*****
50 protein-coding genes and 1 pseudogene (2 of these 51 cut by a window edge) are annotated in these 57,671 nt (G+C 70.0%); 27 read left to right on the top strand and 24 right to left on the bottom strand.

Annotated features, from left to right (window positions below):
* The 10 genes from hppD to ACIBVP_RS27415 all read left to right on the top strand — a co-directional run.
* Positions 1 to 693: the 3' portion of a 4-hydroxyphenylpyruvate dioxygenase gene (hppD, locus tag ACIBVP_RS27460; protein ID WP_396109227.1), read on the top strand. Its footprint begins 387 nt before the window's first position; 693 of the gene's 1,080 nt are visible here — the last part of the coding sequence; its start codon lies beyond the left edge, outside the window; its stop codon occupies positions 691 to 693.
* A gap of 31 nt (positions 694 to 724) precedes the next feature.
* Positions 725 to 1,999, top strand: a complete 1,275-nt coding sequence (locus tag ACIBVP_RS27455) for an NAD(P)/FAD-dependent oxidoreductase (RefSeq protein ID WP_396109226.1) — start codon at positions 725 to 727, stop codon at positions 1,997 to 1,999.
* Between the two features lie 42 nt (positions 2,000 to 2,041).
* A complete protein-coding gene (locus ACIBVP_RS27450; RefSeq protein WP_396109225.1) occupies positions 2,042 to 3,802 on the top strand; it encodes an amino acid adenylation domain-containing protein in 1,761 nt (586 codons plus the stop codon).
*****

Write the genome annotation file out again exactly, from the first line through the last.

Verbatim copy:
50 protein-coding genes and 1 pseudogene (2 of these 51 cut by a window edge) are annotated in these 57,671 nt (G+C 70.0%); 27 read left to right on the top strand and 24 right to left on the bottom strand.

Annotated features, from left to right (window positions below):
* The 10 genes from hppD to ACIBVP_RS27415 all read left to right on the top strand — a co-directional run.
* Positions 1 to 693: the 3' portion of a 4-hydroxyphenylpyruvate dioxygenase gene (hppD, locus tag ACIBVP_RS27460; protein ID WP_396109227.1), read on the top strand. Its footprint begins 387 nt before the window's first position; 693 of the gene's 1,080 nt are visible here — the last part of the coding sequence; its start codon lies beyond the left edge, outside the window; its stop codon occupies positions 691 to 693.
* A gap of 31 nt (positions 694 to 724) precedes the next feature.
* Positions 725 to 1,999, top strand: a complete 1,275-nt coding sequence (locus tag ACIBVP_RS27455) for an NAD(P)/FAD-dependent oxidoreductase (RefSeq protein ID WP_396109226.1) — start codon at positions 725 to 727, stop codon at positions 1,997 to 1,999.
* Between the two features lie 42 nt (positions 2,000 to 2,041).
* A complete protein-coding gene (locus ACIBVP_RS27450; RefSeq protein WP_396109225.1) occupies positions 2,042 to 3,802 on the top strand; it encodes an amino acid adenylation domain-containing protein in 1,761 nt (586 codons plus the stop codon).